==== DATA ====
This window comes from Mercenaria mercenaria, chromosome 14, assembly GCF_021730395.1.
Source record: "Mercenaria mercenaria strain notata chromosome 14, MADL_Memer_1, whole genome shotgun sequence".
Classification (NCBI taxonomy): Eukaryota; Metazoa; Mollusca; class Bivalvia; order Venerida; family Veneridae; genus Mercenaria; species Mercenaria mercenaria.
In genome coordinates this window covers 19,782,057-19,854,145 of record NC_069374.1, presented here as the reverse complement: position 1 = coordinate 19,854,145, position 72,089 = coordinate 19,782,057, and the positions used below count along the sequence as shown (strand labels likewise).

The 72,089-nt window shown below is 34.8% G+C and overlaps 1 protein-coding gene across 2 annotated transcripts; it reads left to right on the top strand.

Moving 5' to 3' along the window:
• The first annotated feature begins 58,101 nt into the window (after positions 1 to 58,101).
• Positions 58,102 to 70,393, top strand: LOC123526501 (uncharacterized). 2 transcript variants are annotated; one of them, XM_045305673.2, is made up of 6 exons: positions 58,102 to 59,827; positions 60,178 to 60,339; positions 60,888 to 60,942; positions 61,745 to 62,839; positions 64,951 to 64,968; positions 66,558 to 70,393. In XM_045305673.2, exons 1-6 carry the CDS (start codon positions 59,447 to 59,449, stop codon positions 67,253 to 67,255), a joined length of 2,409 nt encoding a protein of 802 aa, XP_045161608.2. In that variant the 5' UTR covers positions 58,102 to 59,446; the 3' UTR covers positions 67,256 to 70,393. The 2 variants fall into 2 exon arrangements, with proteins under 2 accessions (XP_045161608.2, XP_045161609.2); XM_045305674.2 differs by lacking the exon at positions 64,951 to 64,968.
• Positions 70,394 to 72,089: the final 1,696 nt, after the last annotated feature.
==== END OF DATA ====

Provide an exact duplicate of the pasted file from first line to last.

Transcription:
This window comes from Mercenaria mercenaria, chromosome 14, assembly GCF_021730395.1.
Source record: "Mercenaria mercenaria strain notata chromosome 14, MADL_Memer_1, whole genome shotgun sequence".
Classification (NCBI taxonomy): Eukaryota; Metazoa; Mollusca; class Bivalvia; order Venerida; family Veneridae; genus Mercenaria; species Mercenaria mercenaria.
In genome coordinates this window covers 19,782,057-19,854,145 of record NC_069374.1, presented here as the reverse complement: position 1 = coordinate 19,854,145, position 72,089 = coordinate 19,782,057, and the positions used below count along the sequence as shown (strand labels likewise).

The 72,089-nt window shown below is 34.8% G+C and overlaps 1 protein-coding gene across 2 annotated transcripts; it reads left to right on the top strand.

Moving 5' to 3' along the window:
• The first annotated feature begins 58,101 nt into the window (after positions 1 to 58,101).
• Positions 58,102 to 70,393, top strand: LOC123526501 (uncharacterized). 2 transcript variants are annotated; one of them, XM_045305673.2, is made up of 6 exons: positions 58,102 to 59,827; positions 60,178 to 60,339; positions 60,888 to 60,942; positions 61,745 to 62,839; positions 64,951 to 64,968; positions 66,558 to 70,393. In XM_045305673.2, exons 1-6 carry the CDS (start codon positions 59,447 to 59,449, stop codon positions 67,253 to 67,255), a joined length of 2,409 nt encoding a protein of 802 aa, XP_045161608.2. In that variant the 5' UTR covers positions 58,102 to 59,446; the 3' UTR covers positions 67,256 to 70,393. The 2 variants fall into 2 exon arrangements, with proteins under 2 accessions (XP_045161608.2, XP_045161609.2); XM_045305674.2 differs by lacking the exon at positions 64,951 to 64,968.
• Positions 70,394 to 72,089: the final 1,696 nt, after the last annotated feature.